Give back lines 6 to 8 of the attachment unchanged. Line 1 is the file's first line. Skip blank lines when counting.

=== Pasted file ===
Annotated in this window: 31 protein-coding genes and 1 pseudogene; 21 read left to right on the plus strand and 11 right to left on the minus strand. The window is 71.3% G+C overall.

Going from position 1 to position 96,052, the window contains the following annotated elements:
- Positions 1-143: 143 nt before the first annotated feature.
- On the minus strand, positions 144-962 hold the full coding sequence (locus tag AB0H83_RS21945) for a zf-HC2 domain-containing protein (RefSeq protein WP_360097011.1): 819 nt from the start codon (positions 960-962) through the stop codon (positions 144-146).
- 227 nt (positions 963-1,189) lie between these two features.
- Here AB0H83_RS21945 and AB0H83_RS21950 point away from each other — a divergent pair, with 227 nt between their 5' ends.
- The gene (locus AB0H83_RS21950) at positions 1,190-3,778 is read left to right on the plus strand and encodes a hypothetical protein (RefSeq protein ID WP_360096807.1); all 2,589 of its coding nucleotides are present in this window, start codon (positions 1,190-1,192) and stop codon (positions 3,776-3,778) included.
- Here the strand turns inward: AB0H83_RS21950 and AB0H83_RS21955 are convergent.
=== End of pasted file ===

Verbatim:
- Here AB0H83_RS21945 and AB0H83_RS21950 point away from each other — a divergent pair, with 227 nt between their 5' ends.
- The gene (locus AB0H83_RS21950) at positions 1,190-3,778 is read left to right on the plus strand and encodes a hypothetical protein (RefSeq protein ID WP_360096807.1); all 2,589 of its coding nucleotides are present in this window, start codon (positions 1,190-1,192) and stop codon (positions 3,776-3,778) included.
- Here the strand turns inward: AB0H83_RS21950 and AB0H83_RS21955 are convergent.